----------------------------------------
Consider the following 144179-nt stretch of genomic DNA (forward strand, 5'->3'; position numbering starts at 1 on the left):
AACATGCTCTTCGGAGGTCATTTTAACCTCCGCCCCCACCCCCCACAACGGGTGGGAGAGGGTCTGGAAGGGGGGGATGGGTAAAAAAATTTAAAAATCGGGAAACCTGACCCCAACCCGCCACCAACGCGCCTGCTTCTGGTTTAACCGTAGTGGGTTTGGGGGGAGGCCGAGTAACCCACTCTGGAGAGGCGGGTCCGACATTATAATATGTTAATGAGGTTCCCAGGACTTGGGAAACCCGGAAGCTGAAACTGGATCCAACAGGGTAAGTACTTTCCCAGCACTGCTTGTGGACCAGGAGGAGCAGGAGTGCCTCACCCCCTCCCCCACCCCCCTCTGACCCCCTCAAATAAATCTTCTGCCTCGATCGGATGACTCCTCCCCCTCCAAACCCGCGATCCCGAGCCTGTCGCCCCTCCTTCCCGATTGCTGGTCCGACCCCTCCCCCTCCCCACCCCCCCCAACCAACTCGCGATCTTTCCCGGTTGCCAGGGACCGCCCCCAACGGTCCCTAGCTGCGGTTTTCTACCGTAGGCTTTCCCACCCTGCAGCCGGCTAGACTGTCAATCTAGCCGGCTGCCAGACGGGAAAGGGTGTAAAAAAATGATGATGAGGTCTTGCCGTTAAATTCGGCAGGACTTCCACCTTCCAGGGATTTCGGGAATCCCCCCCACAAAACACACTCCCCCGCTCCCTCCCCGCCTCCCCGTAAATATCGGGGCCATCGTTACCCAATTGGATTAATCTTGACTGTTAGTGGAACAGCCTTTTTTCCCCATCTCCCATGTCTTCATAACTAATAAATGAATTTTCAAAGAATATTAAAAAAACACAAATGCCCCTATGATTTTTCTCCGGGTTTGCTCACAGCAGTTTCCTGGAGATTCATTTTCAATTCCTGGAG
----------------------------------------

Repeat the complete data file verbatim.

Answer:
Consider the following 144179-nt stretch of genomic DNA (forward strand, 5'->3'; position numbering starts at 1 on the left):
AACATGCTCTTCGGAGGTCATTTTAACCTCCGCCCCCACCCCCCACAACGGGTGGGAGAGGGTCTGGAAGGGGGGGATGGGTAAAAAAATTTAAAAATCGGGAAACCTGACCCCAACCCGCCACCAACGCGCCTGCTTCTGGTTTAACCGTAGTGGGTTTGGGGGGAGGCCGAGTAACCCACTCTGGAGAGGCGGGTCCGACATTATAATATGTTAATGAGGTTCCCAGGACTTGGGAAACCCGGAAGCTGAAACTGGATCCAACAGGGTAAGTACTTTCCCAGCACTGCTTGTGGACCAGGAGGAGCAGGAGTGCCTCACCCCCTCCCCCACCCCCCTCTGACCCCCTCAAATAAATCTTCTGCCTCGATCGGATGACTCCTCCCCCTCCAAACCCGCGATCCCGAGCCTGTCGCCCCTCCTTCCCGATTGCTGGTCCGACCCCTCCCCCTCCCCACCCCCCCCAACCAACTCGCGATCTTTCCCGGTTGCCAGGGACCGCCCCCAACGGTCCCTAGCTGCGGTTTTCTACCGTAGGCTTTCCCACCCTGCAGCCGGCTAGACTGTCAATCTAGCCGGCTGCCAGACGGGAAAGGGTGTAAAAAAATGATGATGAGGTCTTGCCGTTAAATTCGGCAGGACTTCCACCTTCCAGGGATTTCGGGAATCCCCCCCACAAAACACACTCCCCCGCTCCCTCCCCGCCTCCCCGTAAATATCGGGGCCATCGTTACCCAATTGGATTAATCTTGACTGTTAGTGGAACAGCCTTTTTTCCCCATCTCCCATGTCTTCATAACTAATAAATGAATTTTCAAAGAATATTAAAAAAACACAAATGCCCCTATGATTTTTCTCCGGGTTTGCTCACAGCAGTTTCCTGGAGATTCATTTTCAATTCCTGGAG